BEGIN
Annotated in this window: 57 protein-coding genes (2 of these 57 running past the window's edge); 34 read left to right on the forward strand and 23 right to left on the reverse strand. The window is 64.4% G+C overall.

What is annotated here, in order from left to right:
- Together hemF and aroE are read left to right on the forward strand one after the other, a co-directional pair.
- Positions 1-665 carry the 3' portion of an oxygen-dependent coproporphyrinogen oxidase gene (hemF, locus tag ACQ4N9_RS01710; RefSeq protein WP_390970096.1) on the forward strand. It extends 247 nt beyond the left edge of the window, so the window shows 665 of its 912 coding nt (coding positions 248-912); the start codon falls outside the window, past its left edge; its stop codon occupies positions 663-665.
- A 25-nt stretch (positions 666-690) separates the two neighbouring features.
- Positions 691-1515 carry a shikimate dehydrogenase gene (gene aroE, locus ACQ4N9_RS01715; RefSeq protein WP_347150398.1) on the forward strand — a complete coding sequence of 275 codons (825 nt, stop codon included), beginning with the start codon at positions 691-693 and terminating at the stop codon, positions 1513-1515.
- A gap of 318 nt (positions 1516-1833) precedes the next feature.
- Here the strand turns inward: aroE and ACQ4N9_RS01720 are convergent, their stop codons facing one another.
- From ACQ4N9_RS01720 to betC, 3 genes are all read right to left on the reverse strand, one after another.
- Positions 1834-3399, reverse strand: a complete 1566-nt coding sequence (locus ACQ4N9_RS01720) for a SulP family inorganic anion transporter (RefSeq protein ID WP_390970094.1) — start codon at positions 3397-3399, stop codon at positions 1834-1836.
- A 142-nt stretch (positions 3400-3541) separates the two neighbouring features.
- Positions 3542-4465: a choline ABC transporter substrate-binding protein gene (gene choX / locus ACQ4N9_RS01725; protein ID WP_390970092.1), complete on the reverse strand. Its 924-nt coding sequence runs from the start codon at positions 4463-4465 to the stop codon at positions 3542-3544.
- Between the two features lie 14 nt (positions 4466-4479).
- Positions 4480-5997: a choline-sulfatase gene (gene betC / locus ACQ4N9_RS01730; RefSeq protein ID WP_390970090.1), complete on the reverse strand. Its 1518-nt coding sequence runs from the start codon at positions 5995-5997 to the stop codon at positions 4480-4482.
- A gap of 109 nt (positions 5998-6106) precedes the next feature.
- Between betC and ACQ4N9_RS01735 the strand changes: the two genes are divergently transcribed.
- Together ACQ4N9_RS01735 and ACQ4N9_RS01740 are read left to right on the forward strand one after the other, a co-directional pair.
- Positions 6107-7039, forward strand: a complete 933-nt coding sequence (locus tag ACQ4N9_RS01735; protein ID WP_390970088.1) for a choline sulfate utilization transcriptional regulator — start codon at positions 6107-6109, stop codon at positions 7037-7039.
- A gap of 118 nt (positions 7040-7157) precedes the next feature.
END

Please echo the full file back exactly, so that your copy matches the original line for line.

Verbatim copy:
Annotated in this window: 57 protein-coding genes (2 of these 57 running past the window's edge); 34 read left to right on the forward strand and 23 right to left on the reverse strand. The window is 64.4% G+C overall.

What is annotated here, in order from left to right:
- Together hemF and aroE are read left to right on the forward strand one after the other, a co-directional pair.
- Positions 1-665 carry the 3' portion of an oxygen-dependent coproporphyrinogen oxidase gene (hemF, locus tag ACQ4N9_RS01710; RefSeq protein WP_390970096.1) on the forward strand. It extends 247 nt beyond the left edge of the window, so the window shows 665 of its 912 coding nt (coding positions 248-912); the start codon falls outside the window, past its left edge; its stop codon occupies positions 663-665.
- A 25-nt stretch (positions 666-690) separates the two neighbouring features.
- Positions 691-1515 carry a shikimate dehydrogenase gene (gene aroE, locus ACQ4N9_RS01715; RefSeq protein WP_347150398.1) on the forward strand — a complete coding sequence of 275 codons (825 nt, stop codon included), beginning with the start codon at positions 691-693 and terminating at the stop codon, positions 1513-1515.
- A gap of 318 nt (positions 1516-1833) precedes the next feature.
- Here the strand turns inward: aroE and ACQ4N9_RS01720 are convergent, their stop codons facing one another.
- From ACQ4N9_RS01720 to betC, 3 genes are all read right to left on the reverse strand, one after another.
- Positions 1834-3399, reverse strand: a complete 1566-nt coding sequence (locus ACQ4N9_RS01720) for a SulP family inorganic anion transporter (RefSeq protein ID WP_390970094.1) — start codon at positions 3397-3399, stop codon at positions 1834-1836.
- A 142-nt stretch (positions 3400-3541) separates the two neighbouring features.
- Positions 3542-4465: a choline ABC transporter substrate-binding protein gene (gene choX / locus ACQ4N9_RS01725; protein ID WP_390970092.1), complete on the reverse strand. Its 924-nt coding sequence runs from the start codon at positions 4463-4465 to the stop codon at positions 3542-3544.
- Between the two features lie 14 nt (positions 4466-4479).
- Positions 4480-5997: a choline-sulfatase gene (gene betC / locus ACQ4N9_RS01730; RefSeq protein ID WP_390970090.1), complete on the reverse strand. Its 1518-nt coding sequence runs from the start codon at positions 5995-5997 to the stop codon at positions 4480-4482.
- A gap of 109 nt (positions 5998-6106) precedes the next feature.
- Between betC and ACQ4N9_RS01735 the strand changes: the two genes are divergently transcribed.
- Together ACQ4N9_RS01735 and ACQ4N9_RS01740 are read left to right on the forward strand one after the other, a co-directional pair.
- Positions 6107-7039, forward strand: a complete 933-nt coding sequence (locus tag ACQ4N9_RS01735; protein ID WP_390970088.1) for a choline sulfate utilization transcriptional regulator — start codon at positions 6107-6109, stop codon at positions 7037-7039.
- A gap of 118 nt (positions 7040-7157) precedes the next feature.